Phyllite is an intermediate-grade, foliated metamorphic rock type that resembles its sedimentary parent rock , shale, and its lower-grade metamorphic counterpart, slate . Like slate, phyllite can be distinguished from shale by its foliation, called slaty cleavage, and its brittleness, or fissility. Both slate and phyllite are generally dark-colored; their most common color is dark gray-blue, but dark red and green varieties also exist. Unlike slate, phyllite has a characteristic glossy sheen, its foliation is usually slightly contorted, and it rarely retains traces of the original sedimentary bedding . Phyllite also lacks the large, visible mica crystals and high-grade index minerals diagnostic of schist , its higher-grade metamorphic cousin.
Heating and compression of clay-rich, bedded sedimentary rocks called shales creates a series of rock types of increasing metamorphic grade: slate, phyllite, schist, and gneiss . During metamorphism of shales, and occasionally volcanic ash layers, metamorphism transforms platy clay minerals into small sheets of mica. As the intensity of heating and compression, the so-called metamorphic grade, increases, the mica sheets align themselves perpendicular to the direction of stress, and they grow larger. In phyllite, the crystals of sheet-silicate minerals like chlorite, biotite, and muscovite are large enough to give the rock its distinctive satin sheen and slaty cleavage, but not large enough to be visible to the unaided eye. The amount of heat and pressure required to transform shale to phyllite is generally sufficient to destroy any original sedimentary layering. Additional metamorphism transforms phyllite to schist; all the original clay and small mica crystals transform into large mica crystals, any remaining organic material is destroyed, and high-grade metamorphic index minerals like garnet and staurolite grow in the micaceous matrix.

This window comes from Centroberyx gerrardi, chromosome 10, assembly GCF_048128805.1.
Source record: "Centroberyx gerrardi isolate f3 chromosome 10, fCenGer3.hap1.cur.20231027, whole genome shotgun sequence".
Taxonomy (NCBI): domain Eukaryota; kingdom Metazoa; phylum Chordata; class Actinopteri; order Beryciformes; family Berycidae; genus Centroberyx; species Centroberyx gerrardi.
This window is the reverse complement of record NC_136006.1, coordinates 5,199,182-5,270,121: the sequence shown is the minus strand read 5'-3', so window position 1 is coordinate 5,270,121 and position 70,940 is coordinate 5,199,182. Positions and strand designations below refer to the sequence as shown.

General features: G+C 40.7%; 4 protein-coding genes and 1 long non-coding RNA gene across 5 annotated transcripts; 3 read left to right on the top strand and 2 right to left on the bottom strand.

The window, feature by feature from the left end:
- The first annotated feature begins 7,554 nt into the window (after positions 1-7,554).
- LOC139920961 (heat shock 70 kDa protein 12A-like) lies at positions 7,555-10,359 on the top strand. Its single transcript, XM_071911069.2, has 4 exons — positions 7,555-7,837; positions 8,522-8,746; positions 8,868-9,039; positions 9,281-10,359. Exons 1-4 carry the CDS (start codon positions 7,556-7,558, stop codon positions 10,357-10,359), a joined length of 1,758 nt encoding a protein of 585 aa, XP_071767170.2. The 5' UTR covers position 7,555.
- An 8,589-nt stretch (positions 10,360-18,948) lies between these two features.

Slates and phyllites typically form along the edges of regional metamorphic belts where clay-rich, marine sedimentary rocks have been caught between colliding continental plates, or scraped off the seafloor into an accretionary wedge above a subduction zone . Slates and phyllites may also form in sedimentary basins where marine muds have been extremely deeply buried. The assemblage of minerals usually present in phyllite is referred to as greenschist facies, and includes chlorite, muscovite, sodium-rich plagioclase feldspar , and a small amount of quartz . Greenschist metamorphism of shales requires moderate amounts of both heating and compression, consistent with the conditions present in accretionary wedges, shallow continental fold belts, and very deep sedimentary basins.
See also Greenstone belt